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7/14/2008 - 7/20/2008

Unusual Foliar Diseases Showing up in Iowa Corn

By Alison Robertson, Department of Plant Pathology
Over the past week I have received emails, phone calls and samples of two leaf spots that occur in Iowa from time to time, Holcus leaf spot and Physoderma brown spot.

Holcus leaf spot is caused by the bacterium Pseudomonas syringae. Symptoms are light tan (sometimes almost white), round to oval spots, which may appear water soaked at the margins or have a light brown border occur on the lower leaves (Figure 1 and 2).

The spots are initially about one-fourth inch in diameter, but often grow larger and coalesce into irregular spots and streaks of dead tissue. Later the lesions dry out, turn light brown, and have a papery texture.

holcus leaf spot 2   Figure 1. Light tan, round to oval spots characteristic of Holcus leaf spot. Alison Robertson.

close-up of Holecus leaf spot  Figure 2.  Close-up of Holcus leaf spot showing the light brown border. Alison Robertson.

Similar diseases. Holcus spot is often confused with eyespot, a fungal disease caused by Aureobasidium zeae.  Eyespot lesions are much smaller (approximately one-eighth to one-fourth inch in diameter), very round spots with a yellow halo, distinct brown border and light colored center that appears translucent when the leaf is held up to the light (Figure 3). Holcus spot symptoms also can resemble chemical injury to leaves.

eyespot leaf disease on corn

Figure 3.  Characteristic symptoms of eyespot. Alison Robertson.

Favorable conditions. Warm (75-85 degrees Fahrenheit), wet, windy conditions early in the season favor infection and the development of Holcus leaf spot. Symptoms often appear suddenly after a heavy rain, but then do not spread to new leaves. Corn is most susceptible prior to tasseling. 

Management . Holcus leaf spot is mostly cosmetic and does not result in yield loss. Fungicides are not effective against this bacterial disease.


Physoderma brown spot is caused by Physoderma maydis, an organism which is closely related to the oomycetes (such as Pythium and the crazy top pathogen). 

Numerous very small (approximately one-fourth inch in diameter) round to oval spots that are yellowish to brown in color usually occur in broad bands across the leaf (Figure 4). Dark purplish to black oval spots also occur on the midrib of the leaf. Symptoms may also occur on the stalk, leaf sheath and husks.

Physoderma brown spot on corn

Figure 4.  Bands of numerous small yellow to orange-brown spots across the leaf laminar and dark purplish spots on the midrib are characteristic symptoms of Physoderma brown spot. Alison Robertson.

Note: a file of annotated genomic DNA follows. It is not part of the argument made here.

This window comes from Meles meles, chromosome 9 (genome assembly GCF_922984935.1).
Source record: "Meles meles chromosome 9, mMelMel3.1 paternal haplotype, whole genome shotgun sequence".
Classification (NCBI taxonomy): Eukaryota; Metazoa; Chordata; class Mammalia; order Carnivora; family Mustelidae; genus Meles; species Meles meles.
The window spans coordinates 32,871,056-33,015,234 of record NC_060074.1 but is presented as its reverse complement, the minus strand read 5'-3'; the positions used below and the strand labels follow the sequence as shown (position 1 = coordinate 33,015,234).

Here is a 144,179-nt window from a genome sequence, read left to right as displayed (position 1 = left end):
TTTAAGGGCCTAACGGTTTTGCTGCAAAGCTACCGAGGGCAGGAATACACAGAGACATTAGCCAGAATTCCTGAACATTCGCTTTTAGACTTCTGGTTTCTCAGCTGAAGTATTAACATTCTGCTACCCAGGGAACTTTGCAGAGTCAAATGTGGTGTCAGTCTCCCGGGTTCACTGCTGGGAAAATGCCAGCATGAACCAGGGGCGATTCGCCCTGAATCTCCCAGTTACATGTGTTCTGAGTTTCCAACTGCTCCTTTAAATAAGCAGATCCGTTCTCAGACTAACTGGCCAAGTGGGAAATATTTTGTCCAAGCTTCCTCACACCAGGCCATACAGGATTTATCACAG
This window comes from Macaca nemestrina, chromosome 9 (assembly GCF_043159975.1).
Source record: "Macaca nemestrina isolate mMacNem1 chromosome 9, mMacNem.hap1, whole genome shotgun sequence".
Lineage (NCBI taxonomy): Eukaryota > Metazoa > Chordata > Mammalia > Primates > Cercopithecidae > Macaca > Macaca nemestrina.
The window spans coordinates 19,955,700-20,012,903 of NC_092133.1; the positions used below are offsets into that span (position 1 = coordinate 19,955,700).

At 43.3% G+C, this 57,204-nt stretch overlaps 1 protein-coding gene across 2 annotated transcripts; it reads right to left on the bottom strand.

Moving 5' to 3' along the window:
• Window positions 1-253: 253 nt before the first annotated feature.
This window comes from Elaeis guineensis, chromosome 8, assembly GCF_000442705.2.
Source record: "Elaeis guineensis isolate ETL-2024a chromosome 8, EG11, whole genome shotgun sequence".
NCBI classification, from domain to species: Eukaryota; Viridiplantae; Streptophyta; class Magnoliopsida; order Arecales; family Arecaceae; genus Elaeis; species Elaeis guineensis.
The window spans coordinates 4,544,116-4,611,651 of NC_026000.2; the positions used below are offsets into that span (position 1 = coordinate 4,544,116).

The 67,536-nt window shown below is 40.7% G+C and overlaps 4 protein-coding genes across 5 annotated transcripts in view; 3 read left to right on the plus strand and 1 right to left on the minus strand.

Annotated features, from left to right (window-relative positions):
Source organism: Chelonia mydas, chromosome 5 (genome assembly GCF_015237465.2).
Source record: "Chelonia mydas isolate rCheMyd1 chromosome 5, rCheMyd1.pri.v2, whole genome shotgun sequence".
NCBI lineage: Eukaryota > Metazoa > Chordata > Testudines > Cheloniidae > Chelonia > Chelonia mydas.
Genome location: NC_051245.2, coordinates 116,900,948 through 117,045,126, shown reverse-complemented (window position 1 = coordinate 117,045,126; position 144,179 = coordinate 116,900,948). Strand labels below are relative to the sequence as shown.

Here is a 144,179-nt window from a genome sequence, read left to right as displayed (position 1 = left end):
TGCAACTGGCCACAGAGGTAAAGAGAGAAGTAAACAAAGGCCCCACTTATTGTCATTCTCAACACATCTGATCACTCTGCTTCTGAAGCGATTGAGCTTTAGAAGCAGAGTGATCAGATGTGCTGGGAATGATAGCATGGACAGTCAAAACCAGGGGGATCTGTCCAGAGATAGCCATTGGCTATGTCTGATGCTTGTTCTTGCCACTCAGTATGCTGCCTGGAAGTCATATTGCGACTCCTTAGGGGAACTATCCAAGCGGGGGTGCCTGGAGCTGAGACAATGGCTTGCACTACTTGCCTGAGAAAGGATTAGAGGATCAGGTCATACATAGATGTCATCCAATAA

Similar Diseases.  Physoderma brown spot is often misdiagnosed as eyespot (Figure 3) or southern rust (Figure 5). The spots of Physoderma do not have the light colored center that is associated with eyespot.  As for southern rust, it is probably too early in the growing season to be seeing this disease.  Southern rust usually occurs mid- to late- August in Iowa when temperatures are much warmer. Furthermore, the pustules of southern rust produce thousands of orange spores than can be wiped off the upper leaf surface with your finger. 

pustules of southern rust on corn

Figure 5.  Pustules of southern rust occur on the upper leaf surface and produce numerous orange-red spores that can be easily wiped off. Alison Robertson.

Favorable conditions. The zoospores of P. maydis infect leaf tissue when free water collects in the whorl and temperatures are between 70-85 degrees Fahrenheit, thus resulting in the bands of infected and non-infected leaf tissue.

Management.  The pathogen survives in infested crop residue and soil for up to 3 years thus the disease is more common in corn following corn fields particularly if a lot of crop residue remains on the soil surface. Corn plants are most susceptible 50-60 days after germination and become more resistant to infection with age. Only Headline® lists Physoderma leaf spot on the label; however infections in Iowa are usually not severe enough to warrant a fungicide application.



Alison Robertson is an assistant professor of plant pathology with research and extension responsibilities in field crop diseases.

Soybean Cyst Nematode Females now Apparent on Soybean Roots

by Greg Tylka, Department of Plant Pathology

Many Iowa soybean fields may be infested with the soybean cyst nematode (SCN) but the infestations may not be known because SCN does not always cause obvious, above-ground symptoms. In fact, yield loss of up to 40 percent has been documented without above-ground symptoms occurring.